Category Archives: Dan

Doing What Comes Unnaturally

Far from being the conscious caretakers of paradise implied in Genesis, Adam and Eve unleashed a scourge upon the planet. Their “dominion” over other species became a death sentence. The Tree of Knowledge was hardly the Tree of Wisdom. They are still trying to find the Tree of Life, with its promise of immortality: that is, the ability to continue  foolishness uninterrupted by mere death. As the Elohim feared, they still seek to become as gods themselves.

Of course, we have come a long way from the Biblical understanding of the cosmos to the modern scientific worldview. The big human brain graces us with superior intelligence. But this intelligence is largely cunning, used to gain advantage—like all the smaller brains, only better. We credit ourselves with “consciousness” because our eyes have been somewhat opened to our own nature. While this species accomplishment goes on record, individual self-awareness remains a potential largely unfulfilled. The possibility of “self-consciousness” drives a wedge between the Ideal and the actuality of our biological nature. We are the creature with a foot awkwardly in two worlds.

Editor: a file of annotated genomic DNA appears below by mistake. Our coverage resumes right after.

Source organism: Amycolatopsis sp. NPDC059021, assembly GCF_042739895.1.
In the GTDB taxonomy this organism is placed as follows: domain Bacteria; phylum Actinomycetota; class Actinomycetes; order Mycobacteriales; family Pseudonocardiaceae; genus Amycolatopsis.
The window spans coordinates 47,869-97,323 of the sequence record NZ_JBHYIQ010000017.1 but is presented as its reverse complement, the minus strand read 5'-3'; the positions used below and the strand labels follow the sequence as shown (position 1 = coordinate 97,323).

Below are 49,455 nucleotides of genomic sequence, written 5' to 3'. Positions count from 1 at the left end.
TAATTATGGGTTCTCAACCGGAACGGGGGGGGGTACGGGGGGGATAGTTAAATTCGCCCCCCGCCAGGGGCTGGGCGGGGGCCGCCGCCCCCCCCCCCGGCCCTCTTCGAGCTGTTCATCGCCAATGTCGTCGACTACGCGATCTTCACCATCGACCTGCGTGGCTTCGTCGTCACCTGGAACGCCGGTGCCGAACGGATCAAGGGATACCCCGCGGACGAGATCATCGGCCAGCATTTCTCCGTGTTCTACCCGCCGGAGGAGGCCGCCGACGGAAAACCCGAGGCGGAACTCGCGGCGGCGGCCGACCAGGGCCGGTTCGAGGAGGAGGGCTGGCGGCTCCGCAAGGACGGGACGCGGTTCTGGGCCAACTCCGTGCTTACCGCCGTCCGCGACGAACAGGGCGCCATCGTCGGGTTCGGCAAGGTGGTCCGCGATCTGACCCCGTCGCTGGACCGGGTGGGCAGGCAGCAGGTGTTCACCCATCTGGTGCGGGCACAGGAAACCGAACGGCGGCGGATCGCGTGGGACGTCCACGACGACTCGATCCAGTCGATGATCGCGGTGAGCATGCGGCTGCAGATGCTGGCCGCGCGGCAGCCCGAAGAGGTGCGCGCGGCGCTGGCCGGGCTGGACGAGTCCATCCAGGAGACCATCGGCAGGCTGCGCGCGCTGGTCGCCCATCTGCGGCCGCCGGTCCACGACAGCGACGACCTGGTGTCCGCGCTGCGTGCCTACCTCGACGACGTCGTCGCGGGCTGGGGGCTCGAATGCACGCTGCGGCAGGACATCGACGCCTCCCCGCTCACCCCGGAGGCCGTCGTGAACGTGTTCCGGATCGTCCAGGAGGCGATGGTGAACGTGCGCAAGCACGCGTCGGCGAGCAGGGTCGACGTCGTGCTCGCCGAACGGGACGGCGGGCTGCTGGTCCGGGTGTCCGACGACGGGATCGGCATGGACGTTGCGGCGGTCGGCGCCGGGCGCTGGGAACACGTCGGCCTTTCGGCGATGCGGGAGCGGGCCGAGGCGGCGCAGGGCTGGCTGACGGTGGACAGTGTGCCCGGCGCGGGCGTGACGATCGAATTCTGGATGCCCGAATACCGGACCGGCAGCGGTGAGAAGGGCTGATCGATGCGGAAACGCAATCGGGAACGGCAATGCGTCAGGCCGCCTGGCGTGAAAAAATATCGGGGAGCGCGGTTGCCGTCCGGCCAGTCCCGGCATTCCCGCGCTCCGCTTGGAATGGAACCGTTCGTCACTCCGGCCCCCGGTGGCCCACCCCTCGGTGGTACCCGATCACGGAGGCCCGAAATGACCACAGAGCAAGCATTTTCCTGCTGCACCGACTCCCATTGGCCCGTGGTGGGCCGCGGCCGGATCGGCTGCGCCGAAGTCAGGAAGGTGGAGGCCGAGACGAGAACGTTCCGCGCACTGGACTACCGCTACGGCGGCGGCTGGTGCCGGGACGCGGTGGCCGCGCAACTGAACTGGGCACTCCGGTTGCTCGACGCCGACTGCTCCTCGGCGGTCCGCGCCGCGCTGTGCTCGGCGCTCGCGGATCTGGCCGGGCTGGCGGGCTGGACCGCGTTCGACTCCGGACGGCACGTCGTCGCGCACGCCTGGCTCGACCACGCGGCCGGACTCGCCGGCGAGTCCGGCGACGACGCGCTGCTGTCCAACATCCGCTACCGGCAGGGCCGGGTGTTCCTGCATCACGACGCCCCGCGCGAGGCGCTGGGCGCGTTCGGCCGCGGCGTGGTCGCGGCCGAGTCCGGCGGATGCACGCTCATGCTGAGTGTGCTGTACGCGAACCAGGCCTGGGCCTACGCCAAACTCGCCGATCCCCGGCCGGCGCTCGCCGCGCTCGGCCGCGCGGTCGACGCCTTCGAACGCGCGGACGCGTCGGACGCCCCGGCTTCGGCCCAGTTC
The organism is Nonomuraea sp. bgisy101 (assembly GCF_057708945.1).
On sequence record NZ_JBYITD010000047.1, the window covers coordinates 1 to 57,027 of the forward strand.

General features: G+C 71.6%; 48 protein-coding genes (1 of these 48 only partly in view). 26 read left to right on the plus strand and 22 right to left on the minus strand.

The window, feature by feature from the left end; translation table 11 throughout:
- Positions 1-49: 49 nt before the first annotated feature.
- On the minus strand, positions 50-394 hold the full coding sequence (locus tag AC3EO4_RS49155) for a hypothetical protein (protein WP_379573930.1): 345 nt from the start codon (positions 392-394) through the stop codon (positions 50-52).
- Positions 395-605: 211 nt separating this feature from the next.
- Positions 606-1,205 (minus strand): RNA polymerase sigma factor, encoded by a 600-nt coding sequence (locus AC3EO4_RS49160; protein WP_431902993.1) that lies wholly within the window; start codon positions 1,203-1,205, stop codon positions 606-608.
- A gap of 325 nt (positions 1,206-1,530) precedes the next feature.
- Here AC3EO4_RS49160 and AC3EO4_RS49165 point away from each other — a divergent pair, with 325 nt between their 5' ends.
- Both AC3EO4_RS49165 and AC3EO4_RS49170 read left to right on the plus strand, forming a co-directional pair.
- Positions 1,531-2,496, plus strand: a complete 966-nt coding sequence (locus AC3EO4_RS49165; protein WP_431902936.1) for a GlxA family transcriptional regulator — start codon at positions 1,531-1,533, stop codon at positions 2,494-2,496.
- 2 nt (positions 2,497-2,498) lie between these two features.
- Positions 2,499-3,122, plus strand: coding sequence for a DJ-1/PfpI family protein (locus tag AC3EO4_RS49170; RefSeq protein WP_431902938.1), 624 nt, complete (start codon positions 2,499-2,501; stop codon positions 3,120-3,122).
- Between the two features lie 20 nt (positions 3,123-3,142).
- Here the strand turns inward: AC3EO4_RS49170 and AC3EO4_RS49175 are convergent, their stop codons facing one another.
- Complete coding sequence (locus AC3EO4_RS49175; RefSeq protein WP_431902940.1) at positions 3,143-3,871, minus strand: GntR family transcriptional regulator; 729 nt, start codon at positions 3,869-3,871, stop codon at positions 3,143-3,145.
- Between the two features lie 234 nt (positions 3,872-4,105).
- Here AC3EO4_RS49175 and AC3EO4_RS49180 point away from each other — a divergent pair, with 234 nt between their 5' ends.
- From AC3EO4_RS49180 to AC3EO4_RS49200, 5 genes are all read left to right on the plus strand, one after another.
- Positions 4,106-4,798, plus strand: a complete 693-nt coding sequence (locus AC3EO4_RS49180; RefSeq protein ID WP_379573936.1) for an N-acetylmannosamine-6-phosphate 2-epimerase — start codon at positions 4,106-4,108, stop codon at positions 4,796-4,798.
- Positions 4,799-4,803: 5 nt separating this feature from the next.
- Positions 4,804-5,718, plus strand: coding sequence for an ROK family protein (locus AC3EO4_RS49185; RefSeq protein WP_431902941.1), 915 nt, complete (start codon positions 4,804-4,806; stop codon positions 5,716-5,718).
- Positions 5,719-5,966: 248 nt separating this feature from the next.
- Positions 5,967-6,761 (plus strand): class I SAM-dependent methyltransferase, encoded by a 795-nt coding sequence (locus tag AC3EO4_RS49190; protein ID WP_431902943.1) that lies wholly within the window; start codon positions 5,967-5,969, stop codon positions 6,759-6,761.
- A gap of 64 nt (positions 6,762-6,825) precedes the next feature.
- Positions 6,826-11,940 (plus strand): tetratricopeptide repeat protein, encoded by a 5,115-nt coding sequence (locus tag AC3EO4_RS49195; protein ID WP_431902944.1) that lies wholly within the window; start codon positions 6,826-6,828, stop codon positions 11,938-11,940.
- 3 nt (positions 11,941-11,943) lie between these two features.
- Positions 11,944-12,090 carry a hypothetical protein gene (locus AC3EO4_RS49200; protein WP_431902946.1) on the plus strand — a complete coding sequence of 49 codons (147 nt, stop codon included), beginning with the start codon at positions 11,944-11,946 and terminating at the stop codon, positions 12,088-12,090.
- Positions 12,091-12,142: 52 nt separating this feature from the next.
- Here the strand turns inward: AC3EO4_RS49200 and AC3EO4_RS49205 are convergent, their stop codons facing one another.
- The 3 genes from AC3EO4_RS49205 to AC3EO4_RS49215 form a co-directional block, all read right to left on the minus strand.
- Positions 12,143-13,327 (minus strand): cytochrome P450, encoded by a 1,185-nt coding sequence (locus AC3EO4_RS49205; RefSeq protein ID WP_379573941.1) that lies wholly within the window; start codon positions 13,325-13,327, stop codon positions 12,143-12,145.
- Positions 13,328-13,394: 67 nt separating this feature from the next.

The tracks of our violent animal heritage are revealed even in prehistory. The invasions of early humans were everywhere followed by mass slaughters to extinction of the bigger species. Now, remaining smaller species are endangered by the same ruthless pursuit of advantage through the cunning of technology, while a few domesticated species are stably exploited for food, which means: through institutionalized slaughter. Killing is the way of animal life. We like to think we are above nature and control it for our “own” purposes. But those so-called purposes are usually no more than the directives of the natural world, dictating our behavior. We like to think we have free will. But it is only a local, superficial, and trivial freedom to choose brand A over brand B. Globally, we remain brute animals, captive to biology.